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Five key resolutions for Nigerian progress


Buhari<br />Photo: Twitter/MBuhari

This week started with bad news from Plateau State. In response, the federal government has “condemned”, “sympathised” and “directed” in the usual script. Chances are, we will be back here in a few months, if not weeks.

It seems some things will not change. But we cannot continue like this without risking total disintegration in the long run.

Still, change will not come without increased consciousness of our dysfunctional situation and a reassessment of the attitudes that hinder socio-political growth.


This is not just a task for the government—especially when the government as currently structured is useless for the majority of Nigerians—but a duty we all have to bear.

And so, if we seek progress, here is a list of key socio-political resolutions for Nigeria.

1. Start giving more value to Nigerian lives: Personally, I am unmoved by geographical nationalism.

Misguided patriotism often plays into the hands of those who seek to limit human movement and progress by geography.

I believe, instead, that all life is valuable, irrespective of nationality.

Unfortunately, the world operates under an international law that prefers to deal with individuals through national identities.

As some 180 million of us are stuck with our Nigerian identity, no other country is going to protect or value our lives.

Rather, the value of our lives will be determined by how we ourselves treat it. And so, if citizens are killed violently and we simply move past it, then that indifference is the value of our lives.

And we cannot expect the best from our citizens when their lives have no value.

Forget the Buhari government’s “Change Begins With Me” jingoism and its ersatz patriotism: there is no value to being a Nigerian if being a Nigerian is no protection against anything.


2. Start developing the people, and not just the cities: Our Nigerian governments spend money.

We spend money on infrastructure, on vehicles, on computers, on building a website. But we do not struggle as much to spend money on people.

We build schools, but we degrade teachers. We buy fancy police vehicles but put the officers on minimum wage.

We build hospitals, but we disregard doctors. We build shopping malls, and we chase hawkers and vendors.

We spend on “things” but we care little for people.

By law, our government controls all resources and licenses major sectors of the economy, but our budget has no provision for universal healthcare, disability, and unemployment funding.

We admire cities in Europe and, instead of studying the process of social development, we simply want to copy and paste the end product. This cannot work. Build the people, and the people will build the cities.

3. Start respecting the rights of women, children, and every sexual minorities: It is a heterosexual man’s world only because men have been writing the rules of ownership for a very long time.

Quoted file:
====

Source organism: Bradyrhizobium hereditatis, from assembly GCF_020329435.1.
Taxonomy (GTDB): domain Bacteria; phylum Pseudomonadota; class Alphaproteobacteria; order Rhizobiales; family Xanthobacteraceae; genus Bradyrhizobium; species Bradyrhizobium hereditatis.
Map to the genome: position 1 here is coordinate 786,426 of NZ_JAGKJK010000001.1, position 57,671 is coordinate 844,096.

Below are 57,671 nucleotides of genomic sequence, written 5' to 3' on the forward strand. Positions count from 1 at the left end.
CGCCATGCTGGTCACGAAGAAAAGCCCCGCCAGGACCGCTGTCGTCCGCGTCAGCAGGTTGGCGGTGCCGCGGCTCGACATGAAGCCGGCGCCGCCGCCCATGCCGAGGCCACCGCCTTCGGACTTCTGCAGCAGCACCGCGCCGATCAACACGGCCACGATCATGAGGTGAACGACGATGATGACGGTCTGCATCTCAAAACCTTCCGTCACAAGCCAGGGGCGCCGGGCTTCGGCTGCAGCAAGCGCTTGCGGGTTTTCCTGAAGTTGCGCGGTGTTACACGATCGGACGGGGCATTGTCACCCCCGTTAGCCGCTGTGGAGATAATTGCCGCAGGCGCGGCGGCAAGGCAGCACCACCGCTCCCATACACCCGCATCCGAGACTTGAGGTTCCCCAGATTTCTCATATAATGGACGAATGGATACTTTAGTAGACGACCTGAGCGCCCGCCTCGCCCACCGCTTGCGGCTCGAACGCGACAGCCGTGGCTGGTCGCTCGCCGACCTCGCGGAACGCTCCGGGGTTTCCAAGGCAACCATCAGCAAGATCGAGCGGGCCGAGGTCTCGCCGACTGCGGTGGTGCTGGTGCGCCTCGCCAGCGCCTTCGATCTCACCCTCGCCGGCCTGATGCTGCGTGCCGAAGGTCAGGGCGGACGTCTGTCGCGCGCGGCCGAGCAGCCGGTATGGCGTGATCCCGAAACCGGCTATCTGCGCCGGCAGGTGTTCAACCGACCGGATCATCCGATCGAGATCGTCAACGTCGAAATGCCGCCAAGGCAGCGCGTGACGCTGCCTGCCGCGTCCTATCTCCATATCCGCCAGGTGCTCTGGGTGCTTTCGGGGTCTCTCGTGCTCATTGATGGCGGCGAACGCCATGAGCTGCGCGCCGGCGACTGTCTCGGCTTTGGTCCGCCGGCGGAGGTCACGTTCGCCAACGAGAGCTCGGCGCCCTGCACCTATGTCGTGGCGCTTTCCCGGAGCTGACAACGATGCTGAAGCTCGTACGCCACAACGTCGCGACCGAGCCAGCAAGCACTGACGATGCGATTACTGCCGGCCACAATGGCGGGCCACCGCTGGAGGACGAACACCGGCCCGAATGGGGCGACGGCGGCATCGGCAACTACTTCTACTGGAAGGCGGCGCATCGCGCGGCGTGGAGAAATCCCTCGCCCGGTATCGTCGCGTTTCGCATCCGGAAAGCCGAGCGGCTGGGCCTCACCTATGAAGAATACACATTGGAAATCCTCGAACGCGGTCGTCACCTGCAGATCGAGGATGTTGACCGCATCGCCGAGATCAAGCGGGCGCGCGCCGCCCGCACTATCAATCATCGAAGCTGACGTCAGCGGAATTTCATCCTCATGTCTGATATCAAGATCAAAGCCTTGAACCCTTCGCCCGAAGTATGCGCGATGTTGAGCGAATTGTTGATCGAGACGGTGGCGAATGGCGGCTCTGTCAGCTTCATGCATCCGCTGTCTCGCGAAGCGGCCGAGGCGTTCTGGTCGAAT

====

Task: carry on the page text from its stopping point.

And we conflate colonial culture with universal culture. Africa has never been perfect, but it had many pre-colonial societies where men, women and children were accorded their dignity as humans.

In many of these societies, everyone—irrespective of age, gender, or sexual orientation—had roles to play in society and government.

Unfortunately, political and religious colonialism has replaced this history with a false culture where men are alleged to be superior, and women and young people are required to be submissive.

Today, women and youths have little or no independent roles in society and governance. We justify this under “our” colonially developed culture.

We need to introspect. We need to rediscover our original society of tolerance, equal opportunities, and respect for all.

Yoruba ideology calls this Omoluabi. In South Africa, they call it Ubuntu.

4. Stop treating democracy as a tyranny of the majority: Because our politicians only care about elections, they have only taught us the “numbers” aspect of democracy.

That is, majority wins. But democracy is much more than vote counting.

A mob action is not a democratic decision even though it involves a majority. The difference between democracy and mobbing is the protection of minorities.

In a democracy, numbers only matter in issues of public opinion (should we build schools or buy aircraft) not in issues of individual rights (should some sexualities be tolerated or not).


If you find yourself voting against the rights of a minority, you are doing democracy wrong.

5. Start treating religion as an opinion: Religion continues to be a problem in Nigeria because we cannot stop ourselves from externalising our religious beliefs.

There is nothing wrong with having a religion and observing it. It becomes odious only when it is rubbed in other people’s faces.

This externalisation can be done directly through legally approved or illegal force, or indirectly through social norms and practices.

When the head of a public agency issues a dress code for women, this is externalised religion.

When a man is arrested for blasphemy, this is externalized religion. When a church service routinely spills into highway traffic, this is externalised religion.

We have to start treating religion as a matter of individual preference and opinion.

Also, barring individual and cultural variants, the religion most of us practice is dependent on our proximity to either importation through the sea or through the desert.

If our leaders argue that imported productivity is capable of destroying the local economy, then we should be able to see how imported religious philosophies—when externalised—can damage local cohesion.

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